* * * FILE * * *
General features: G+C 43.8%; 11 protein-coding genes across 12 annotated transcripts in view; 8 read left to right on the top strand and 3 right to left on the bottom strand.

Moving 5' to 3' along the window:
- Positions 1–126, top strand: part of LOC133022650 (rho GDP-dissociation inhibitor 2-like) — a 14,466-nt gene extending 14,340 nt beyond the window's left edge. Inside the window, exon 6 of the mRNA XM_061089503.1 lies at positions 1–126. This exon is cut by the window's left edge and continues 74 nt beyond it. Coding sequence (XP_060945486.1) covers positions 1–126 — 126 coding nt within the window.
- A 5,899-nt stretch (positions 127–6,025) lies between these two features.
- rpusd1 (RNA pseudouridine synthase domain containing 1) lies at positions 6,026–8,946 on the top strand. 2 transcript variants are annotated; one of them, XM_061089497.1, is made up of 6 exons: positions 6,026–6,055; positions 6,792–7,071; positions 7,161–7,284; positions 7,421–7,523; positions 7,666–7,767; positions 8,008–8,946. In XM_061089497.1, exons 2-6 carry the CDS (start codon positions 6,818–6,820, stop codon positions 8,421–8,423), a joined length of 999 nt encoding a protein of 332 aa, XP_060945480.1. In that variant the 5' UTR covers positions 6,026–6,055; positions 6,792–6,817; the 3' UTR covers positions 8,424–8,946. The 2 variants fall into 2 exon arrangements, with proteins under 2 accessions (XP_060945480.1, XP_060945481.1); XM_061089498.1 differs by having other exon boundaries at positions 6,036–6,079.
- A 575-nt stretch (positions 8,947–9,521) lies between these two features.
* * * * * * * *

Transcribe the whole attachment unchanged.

General features: G+C 43.8%; 11 protein-coding genes across 12 annotated transcripts in view; 8 read left to right on the top strand and 3 right to left on the bottom strand.

Moving 5' to 3' along the window:
- Positions 1–126, top strand: part of LOC133022650 (rho GDP-dissociation inhibitor 2-like) — a 14,466-nt gene extending 14,340 nt beyond the window's left edge. Inside the window, exon 6 of the mRNA XM_061089503.1 lies at positions 1–126. This exon is cut by the window's left edge and continues 74 nt beyond it. Coding sequence (XP_060945486.1) covers positions 1–126 — 126 coding nt within the window.
- A 5,899-nt stretch (positions 127–6,025) lies between these two features.
- rpusd1 (RNA pseudouridine synthase domain containing 1) lies at positions 6,026–8,946 on the top strand. 2 transcript variants are annotated; one of them, XM_061089497.1, is made up of 6 exons: positions 6,026–6,055; positions 6,792–7,071; positions 7,161–7,284; positions 7,421–7,523; positions 7,666–7,767; positions 8,008–8,946. In XM_061089497.1, exons 2-6 carry the CDS (start codon positions 6,818–6,820, stop codon positions 8,421–8,423), a joined length of 999 nt encoding a protein of 332 aa, XP_060945480.1. In that variant the 5' UTR covers positions 6,026–6,055; positions 6,792–6,817; the 3' UTR covers positions 8,424–8,946. The 2 variants fall into 2 exon arrangements, with proteins under 2 accessions (XP_060945480.1, XP_060945481.1); XM_061089498.1 differs by having other exon boundaries at positions 6,036–6,079.
- A 575-nt stretch (positions 8,947–9,521) lies between these two features.